The participants will be randomized by drawing prepared sealed lots. Each lot includes three different interventions, i.e active treatment, sham manipulation and control group. The first three participants will draw from the same lot until all three interventions are used. The next lot with three interventions is then followed by the next three participants.
The RCTs will be conducted by an experienced chiropractor. Active treatment consists of CSMT using the Gonstead method. A specific contact, high velocity, low amplitude, short lever, with no recoil post adjustment directed to spinal biomechanical dysfunction diagnosed by standard chiropractic tests.
Follow-up at 3, 6 and 12 months post-treatment. During this period participants continue to fill in a diagnostic headache diary. The control group will also be included in this phase of the study.
The data will be analyzed with SPSS using standard statistical techniques.
The investigators based our calculation of sample size on migraine days from recent group comparison studies of topiramate (38). The investigators calculated that a sample size of 16 patients was required to detect a difference in mean reduction in monthly headache days of 2.5 with 80% power, with p=0.05 as level of significance, and assuming a common SD of 2.5 for active treatment and broad-based treatment groups.
Insurance is through "The Norwegian System of Compensation to Patients" (NPE) which is an independent national body, set up to process compensation claims from patients who have suffered an injury as a result of treatment under the Norwegian health service.
The Regional Committee for Medical Research Ethics (REK) in Norway and Norwegian Social Science Data Services approved the full PhD research protocol. The declaration of Helsinski is followed.
|Study Type :||Interventional (Clinical Trial)|
|Actual Enrollment :||19 participants|
|Intervention Model:||Single Group Assignment|
|Masking:||Double (Participant, Outcomes Assessor)|
|Official Title:||Is Chiropractic Spinal Manipulative Therapy an Efficient Treatment Option in Cervicogenic Headache? A Randomized Controlled Clinical Trial.|
|Study Start Date :||September 2012|
|Actual Primary Completion Date :||May 2014|
|Actual Study Completion Date :||May 2014|
Sham Comparator: Sham Chiropractic
Sham Chiropractic manipulative therapy.
Other: Sham Chiropractic
No Intervention: Control group
No intervention: Control group.
Active Comparator: Chiropractic Spinal Manipulative Therapy
Active intervention: Chiropractic Spinal Manipulative Therapy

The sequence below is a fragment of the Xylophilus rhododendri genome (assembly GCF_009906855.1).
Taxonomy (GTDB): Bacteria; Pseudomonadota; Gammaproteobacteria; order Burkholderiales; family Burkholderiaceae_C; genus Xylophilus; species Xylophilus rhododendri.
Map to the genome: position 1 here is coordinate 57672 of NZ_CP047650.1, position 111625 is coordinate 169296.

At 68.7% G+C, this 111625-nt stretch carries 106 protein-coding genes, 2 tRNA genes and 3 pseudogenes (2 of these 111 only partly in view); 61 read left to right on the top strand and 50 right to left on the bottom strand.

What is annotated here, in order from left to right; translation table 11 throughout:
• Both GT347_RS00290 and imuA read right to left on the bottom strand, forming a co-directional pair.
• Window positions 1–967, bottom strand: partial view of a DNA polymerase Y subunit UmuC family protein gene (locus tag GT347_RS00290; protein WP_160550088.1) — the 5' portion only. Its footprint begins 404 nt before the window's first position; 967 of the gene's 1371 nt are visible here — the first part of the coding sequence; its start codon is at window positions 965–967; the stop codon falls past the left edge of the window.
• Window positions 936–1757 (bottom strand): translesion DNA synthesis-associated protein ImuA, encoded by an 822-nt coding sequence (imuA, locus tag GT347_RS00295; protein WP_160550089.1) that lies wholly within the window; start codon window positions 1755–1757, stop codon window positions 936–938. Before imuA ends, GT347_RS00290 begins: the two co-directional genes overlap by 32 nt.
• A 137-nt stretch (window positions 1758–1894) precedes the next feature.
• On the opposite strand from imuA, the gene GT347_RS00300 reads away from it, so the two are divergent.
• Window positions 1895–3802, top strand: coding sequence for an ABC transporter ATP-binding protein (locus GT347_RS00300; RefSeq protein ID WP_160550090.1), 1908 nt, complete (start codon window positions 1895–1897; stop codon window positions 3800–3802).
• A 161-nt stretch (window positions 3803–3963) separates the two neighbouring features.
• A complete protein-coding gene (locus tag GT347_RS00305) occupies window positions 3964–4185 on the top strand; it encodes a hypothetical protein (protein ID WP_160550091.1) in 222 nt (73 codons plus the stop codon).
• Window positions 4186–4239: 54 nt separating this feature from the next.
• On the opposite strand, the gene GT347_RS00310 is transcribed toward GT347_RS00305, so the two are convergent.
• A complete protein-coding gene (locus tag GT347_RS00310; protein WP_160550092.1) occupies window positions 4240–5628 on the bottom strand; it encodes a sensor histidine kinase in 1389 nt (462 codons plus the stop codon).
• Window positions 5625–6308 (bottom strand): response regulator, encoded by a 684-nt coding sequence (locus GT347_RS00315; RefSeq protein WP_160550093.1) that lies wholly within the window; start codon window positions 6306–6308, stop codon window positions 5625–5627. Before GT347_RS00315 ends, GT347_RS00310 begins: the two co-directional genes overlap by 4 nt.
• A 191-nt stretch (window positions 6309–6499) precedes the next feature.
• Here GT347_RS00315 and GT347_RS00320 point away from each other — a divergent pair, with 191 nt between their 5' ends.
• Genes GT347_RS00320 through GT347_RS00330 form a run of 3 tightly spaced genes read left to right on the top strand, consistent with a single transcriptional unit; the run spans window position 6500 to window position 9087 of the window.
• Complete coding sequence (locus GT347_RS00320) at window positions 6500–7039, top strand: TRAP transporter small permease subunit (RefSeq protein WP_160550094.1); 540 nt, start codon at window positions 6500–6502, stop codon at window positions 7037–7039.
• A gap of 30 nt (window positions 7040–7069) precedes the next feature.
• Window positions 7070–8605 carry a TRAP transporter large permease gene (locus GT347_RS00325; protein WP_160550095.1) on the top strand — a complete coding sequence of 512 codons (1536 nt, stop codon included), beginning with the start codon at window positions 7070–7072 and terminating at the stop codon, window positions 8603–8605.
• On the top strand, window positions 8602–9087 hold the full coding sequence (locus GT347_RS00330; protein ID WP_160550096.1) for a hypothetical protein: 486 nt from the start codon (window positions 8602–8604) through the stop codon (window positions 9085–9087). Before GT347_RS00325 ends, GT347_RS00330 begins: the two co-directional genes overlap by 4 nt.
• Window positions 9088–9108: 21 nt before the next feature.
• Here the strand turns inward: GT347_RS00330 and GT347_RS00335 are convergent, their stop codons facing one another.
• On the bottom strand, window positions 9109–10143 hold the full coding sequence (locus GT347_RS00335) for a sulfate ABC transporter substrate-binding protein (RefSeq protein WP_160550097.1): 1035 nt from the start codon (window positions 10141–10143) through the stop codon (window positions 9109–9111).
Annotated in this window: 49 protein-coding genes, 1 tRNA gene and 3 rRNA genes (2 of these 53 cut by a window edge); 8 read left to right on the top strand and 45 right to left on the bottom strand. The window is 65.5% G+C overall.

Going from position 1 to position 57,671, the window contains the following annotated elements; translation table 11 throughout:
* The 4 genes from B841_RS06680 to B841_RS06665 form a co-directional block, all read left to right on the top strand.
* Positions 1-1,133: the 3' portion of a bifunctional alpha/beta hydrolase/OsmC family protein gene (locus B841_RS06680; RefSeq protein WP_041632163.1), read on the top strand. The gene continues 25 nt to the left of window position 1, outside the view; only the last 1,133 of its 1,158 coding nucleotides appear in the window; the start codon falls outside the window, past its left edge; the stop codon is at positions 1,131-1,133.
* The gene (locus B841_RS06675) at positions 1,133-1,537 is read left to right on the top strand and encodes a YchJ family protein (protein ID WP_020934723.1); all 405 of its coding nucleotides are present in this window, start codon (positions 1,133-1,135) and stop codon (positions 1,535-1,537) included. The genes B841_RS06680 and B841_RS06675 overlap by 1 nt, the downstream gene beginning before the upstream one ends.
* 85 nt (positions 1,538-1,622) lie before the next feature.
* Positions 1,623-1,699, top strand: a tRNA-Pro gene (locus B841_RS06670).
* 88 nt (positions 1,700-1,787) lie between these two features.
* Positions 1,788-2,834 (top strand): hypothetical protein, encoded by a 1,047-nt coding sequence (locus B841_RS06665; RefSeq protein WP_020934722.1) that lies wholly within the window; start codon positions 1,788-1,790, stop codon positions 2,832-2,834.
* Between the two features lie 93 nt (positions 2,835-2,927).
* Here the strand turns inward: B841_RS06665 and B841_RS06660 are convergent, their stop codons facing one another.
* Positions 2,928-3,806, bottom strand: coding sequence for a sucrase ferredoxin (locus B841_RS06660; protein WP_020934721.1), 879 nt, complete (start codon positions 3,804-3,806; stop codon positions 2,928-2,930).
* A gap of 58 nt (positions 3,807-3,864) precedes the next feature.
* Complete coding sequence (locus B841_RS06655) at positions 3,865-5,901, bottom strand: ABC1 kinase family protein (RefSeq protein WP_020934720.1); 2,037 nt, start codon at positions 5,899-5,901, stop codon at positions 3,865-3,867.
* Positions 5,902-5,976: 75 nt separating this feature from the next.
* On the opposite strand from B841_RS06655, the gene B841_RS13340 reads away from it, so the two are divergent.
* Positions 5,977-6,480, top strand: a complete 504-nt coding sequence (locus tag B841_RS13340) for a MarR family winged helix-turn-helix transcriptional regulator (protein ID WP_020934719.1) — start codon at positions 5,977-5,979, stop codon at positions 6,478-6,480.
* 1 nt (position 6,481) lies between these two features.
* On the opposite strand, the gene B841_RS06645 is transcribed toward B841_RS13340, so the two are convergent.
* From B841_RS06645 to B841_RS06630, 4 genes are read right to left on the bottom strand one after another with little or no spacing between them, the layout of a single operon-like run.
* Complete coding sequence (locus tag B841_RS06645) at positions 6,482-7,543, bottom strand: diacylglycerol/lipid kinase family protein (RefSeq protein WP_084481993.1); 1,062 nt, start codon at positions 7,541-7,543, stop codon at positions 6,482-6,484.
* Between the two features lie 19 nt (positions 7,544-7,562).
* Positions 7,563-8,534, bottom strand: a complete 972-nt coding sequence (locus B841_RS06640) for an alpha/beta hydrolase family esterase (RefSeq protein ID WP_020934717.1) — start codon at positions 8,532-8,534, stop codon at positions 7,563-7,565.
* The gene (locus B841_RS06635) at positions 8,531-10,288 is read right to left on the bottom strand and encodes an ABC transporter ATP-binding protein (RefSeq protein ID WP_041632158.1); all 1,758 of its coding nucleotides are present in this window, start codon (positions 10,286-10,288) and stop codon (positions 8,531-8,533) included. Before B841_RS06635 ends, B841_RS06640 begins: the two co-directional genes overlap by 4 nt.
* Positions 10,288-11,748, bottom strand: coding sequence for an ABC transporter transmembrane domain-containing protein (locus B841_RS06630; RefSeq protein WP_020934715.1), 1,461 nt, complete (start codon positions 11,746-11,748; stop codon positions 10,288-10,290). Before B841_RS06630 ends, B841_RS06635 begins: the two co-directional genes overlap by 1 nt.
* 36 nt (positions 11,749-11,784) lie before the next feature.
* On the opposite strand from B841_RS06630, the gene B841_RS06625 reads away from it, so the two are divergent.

Chiropractic Spinal Manipulative Therapy
- Number of headache days [ Time Frame: Change from baseline to post-treatment, 3, 6, 12 months follow-up ]
- 25% reduction in number of headache days between active treatment and sham.
- 25% reduction in number of headache days between active treatment and control group.
- Headache duration [ Time Frame: Change from baseline to post-treatment, 3, 6, 12 months follow-up ]
- 25% reduction in headache duration in hours between active treatment and sham.
- 25% reduction in headache duration in hours between active treatment and control group.
- Self reported VAS [ Time Frame: Change from baseline to post-treatment, 3, 6, 12 months follow-up ]
- 25% self-reported improvement on VAS between active treatment and sham.
- 25% self-reported improvement on VAS between active treatment and control group.
- Headache index [ Time Frame: Change from baseline to post-treatment, 3, 6, 12 months follow-up ]
- 25% reduction in headache index (frequency x duration x intensity) between active treatment and sham.
- 25% reduction in headache index between active treatment and control group.
- Headache medication [ Time Frame: Change from baseline to post-treatment, 3, 6, 12 months follow-up ]
- 50% reduction in headache medication between active treatment and sham.
- 50% reduction in headache medication between active treatment and control group.
- Sub-analysis on x-ray findings [ Time Frame: Change formbaseline to post-treatment, 3, 6, 12 months follow-up ]Sub-analysis will be done on participants with structural deformities vs. normal x-ray findings.
Please refer to this study by its ClinicalTrials.gov identifier (NCT number): NCT01687881
|Research Centre, Akershus University Hospital|
|Lørenskog, Norway, 1478|
|Study Director:||Michael B Russell, Professor||Head and Neck research Group, Research Centre, Akershus University Hospital|